Friday, September 4, 2015

Harrisburg's slush fund funny business

The Legislature once again is holding back on telling taxpayer's how much many it keeps hidden for itself.

Harrisburg's slush fund funny business


Not that anyone needs another example of how Pennsylvania's lowly legislature displays disdain for taxpayers, but its leadership is offering another example anyway.

This time, the issue is lawmakers' questionable slush fund, tax dollars it hoards on an annual basis no matter the state of the state's finances.

It's sort of a larger version of how lawmakers give themselves annual pay raises no matter the state of the overall economy and no matter how well, if at all, they provide public service.

The slush fund, delicately referred to as "legislative accounts," is money controlled by leaders of both parties to be used for any purpose caucus leaders decide.

The most recent audit (for 2011-12) showed $141 million held back in reserve.

The amount is actually down from the heydays of legislative abuse (you remember the 2005 late-night pay grab, yes?) when it was $215 million.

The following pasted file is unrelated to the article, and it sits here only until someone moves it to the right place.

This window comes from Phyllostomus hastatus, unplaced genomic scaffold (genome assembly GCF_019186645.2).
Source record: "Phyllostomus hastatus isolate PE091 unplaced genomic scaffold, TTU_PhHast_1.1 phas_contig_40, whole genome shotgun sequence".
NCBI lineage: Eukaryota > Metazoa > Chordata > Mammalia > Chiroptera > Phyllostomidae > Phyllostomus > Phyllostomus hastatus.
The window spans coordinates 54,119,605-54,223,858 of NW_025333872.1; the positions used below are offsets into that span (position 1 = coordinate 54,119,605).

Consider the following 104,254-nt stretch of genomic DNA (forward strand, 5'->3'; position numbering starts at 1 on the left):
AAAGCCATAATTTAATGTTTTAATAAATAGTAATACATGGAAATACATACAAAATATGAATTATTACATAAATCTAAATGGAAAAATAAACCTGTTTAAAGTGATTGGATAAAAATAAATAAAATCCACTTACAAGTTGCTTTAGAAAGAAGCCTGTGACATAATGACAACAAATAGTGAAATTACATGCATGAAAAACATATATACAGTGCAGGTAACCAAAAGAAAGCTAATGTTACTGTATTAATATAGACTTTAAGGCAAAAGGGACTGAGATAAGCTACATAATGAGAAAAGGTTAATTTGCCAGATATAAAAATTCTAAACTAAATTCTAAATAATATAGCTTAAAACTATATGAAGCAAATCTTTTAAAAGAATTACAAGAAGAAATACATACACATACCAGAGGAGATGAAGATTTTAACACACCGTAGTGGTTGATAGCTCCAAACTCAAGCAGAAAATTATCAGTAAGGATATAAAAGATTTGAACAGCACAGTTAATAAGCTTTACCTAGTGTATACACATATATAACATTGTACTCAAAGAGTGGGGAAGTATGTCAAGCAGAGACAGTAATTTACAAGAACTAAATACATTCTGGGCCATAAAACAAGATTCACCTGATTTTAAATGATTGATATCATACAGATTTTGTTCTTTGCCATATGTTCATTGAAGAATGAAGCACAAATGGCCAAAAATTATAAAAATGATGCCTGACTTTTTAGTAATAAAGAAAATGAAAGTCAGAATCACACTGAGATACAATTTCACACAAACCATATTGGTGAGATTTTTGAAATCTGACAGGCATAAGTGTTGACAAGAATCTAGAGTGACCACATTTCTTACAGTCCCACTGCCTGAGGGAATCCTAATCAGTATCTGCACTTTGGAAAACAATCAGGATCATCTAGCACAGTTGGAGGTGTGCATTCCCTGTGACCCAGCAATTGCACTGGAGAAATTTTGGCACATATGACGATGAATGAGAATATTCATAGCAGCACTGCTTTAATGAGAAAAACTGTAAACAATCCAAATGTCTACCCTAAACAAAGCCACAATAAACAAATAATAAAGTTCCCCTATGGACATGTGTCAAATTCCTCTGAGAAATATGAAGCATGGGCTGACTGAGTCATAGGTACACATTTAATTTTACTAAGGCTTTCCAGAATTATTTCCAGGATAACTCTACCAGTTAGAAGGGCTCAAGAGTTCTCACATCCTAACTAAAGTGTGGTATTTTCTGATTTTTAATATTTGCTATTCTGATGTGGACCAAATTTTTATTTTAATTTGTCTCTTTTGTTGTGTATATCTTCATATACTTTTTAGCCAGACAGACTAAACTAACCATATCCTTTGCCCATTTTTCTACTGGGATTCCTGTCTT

But this week, long-time legislative critic Eric Epstein of the citizen-action group Rock the Capital, notes an annual audit of the accounts that used to be released in December, remains under wraps.

You can read a Harrisburg Patriot-News article on the issue here.

You don't think it's being held back because the entire House and half the Senate faces a primary election next week, do you?

It's probably coincidence that the audit was released in April last year when no lawmakers were on the ballot, and that it was released in 2012 after the primary when lawmakers were on the ballot.

I mean, coincidences do happen, right?

And I suppose in a $29 billion general fund budget, one that this year faces a reported $1 billion deficit, lawmakers' reserves amount to just a taste of tax dollars.

Plus, I feel certain that by the time the new state budget comes due July 1, lawmakers gladly will donate their (your) money to make the best use of public funds in providing the best possible service to the state's citizens.

Don't you agree?





Daily News Political Columnist
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About this blog
John Baer has been covering politics and government for the Daily News since 1987. The National Journal in 2002 called Baer one of the country's top 10 political journalists outside Washington, saying Baer has, "the ability to take the skin off a politician without making it hurt too much." E-mail John at

John is the author of the book "On The Front Lines of Pennsylvania Politics: Twenty-Five Years of Keystone Reporting" (The History Press, 2012). Reach John at

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